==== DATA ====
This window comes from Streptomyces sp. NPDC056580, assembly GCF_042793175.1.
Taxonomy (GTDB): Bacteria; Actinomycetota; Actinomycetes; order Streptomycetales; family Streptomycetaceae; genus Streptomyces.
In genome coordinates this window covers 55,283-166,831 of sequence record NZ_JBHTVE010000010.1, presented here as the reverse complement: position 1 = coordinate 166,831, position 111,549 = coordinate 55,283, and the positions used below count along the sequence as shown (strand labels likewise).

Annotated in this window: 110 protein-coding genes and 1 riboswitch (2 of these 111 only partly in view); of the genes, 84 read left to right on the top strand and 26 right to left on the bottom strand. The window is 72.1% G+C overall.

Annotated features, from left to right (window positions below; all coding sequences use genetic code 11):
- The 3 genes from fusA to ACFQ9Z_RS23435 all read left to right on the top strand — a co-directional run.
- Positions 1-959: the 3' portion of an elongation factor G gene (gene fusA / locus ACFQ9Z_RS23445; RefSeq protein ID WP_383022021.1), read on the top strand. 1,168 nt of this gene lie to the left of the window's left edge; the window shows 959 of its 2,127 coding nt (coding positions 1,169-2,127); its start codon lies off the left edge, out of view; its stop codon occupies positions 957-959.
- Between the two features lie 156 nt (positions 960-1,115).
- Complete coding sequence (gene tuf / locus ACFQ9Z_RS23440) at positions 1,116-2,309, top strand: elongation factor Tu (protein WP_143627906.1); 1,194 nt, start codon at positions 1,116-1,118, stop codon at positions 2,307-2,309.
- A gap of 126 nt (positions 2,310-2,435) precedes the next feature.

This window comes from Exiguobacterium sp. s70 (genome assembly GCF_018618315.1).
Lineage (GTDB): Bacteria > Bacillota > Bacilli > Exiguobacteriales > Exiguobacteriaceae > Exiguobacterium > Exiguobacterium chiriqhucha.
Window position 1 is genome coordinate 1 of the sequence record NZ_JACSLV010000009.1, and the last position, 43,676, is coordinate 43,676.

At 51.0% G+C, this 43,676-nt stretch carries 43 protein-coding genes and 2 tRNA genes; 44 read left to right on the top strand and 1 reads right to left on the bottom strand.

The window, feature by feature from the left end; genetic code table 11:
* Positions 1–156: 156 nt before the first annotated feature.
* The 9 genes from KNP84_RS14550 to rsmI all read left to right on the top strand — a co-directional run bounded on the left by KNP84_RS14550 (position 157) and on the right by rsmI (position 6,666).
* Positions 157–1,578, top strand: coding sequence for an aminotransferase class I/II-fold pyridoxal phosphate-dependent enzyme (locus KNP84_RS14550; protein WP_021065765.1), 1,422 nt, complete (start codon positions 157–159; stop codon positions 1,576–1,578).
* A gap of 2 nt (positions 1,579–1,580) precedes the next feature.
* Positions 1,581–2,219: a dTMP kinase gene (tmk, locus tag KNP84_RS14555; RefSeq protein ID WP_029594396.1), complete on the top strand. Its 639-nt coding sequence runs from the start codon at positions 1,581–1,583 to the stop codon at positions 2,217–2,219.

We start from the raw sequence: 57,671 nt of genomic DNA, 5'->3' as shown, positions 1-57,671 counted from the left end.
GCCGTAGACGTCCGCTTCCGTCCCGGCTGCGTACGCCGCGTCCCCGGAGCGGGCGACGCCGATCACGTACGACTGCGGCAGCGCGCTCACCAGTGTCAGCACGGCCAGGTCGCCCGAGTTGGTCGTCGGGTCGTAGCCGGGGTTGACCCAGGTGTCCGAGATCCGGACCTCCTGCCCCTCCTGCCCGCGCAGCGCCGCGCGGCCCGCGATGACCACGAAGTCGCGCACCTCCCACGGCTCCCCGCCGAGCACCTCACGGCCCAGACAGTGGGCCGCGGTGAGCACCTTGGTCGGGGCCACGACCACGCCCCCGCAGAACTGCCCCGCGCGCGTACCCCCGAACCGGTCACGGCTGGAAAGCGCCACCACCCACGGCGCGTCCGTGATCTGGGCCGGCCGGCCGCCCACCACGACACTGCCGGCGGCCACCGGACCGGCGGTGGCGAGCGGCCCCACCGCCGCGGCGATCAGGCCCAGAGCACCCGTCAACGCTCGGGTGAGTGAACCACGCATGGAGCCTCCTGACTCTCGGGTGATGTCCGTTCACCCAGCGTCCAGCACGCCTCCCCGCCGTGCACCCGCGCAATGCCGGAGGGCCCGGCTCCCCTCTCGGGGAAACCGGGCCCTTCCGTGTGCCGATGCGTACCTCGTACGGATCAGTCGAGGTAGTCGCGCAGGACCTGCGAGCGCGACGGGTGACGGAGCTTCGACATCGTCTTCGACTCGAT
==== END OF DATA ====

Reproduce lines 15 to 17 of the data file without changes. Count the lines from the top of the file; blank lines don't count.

The window, feature by feature from the left end; genetic code table 11:
* Positions 1–156: 156 nt before the first annotated feature.
* The 9 genes from KNP84_RS14550 to rsmI all read left to right on the top strand — a co-directional run bounded on the left by KNP84_RS14550 (position 157) and on the right by rsmI (position 6,666).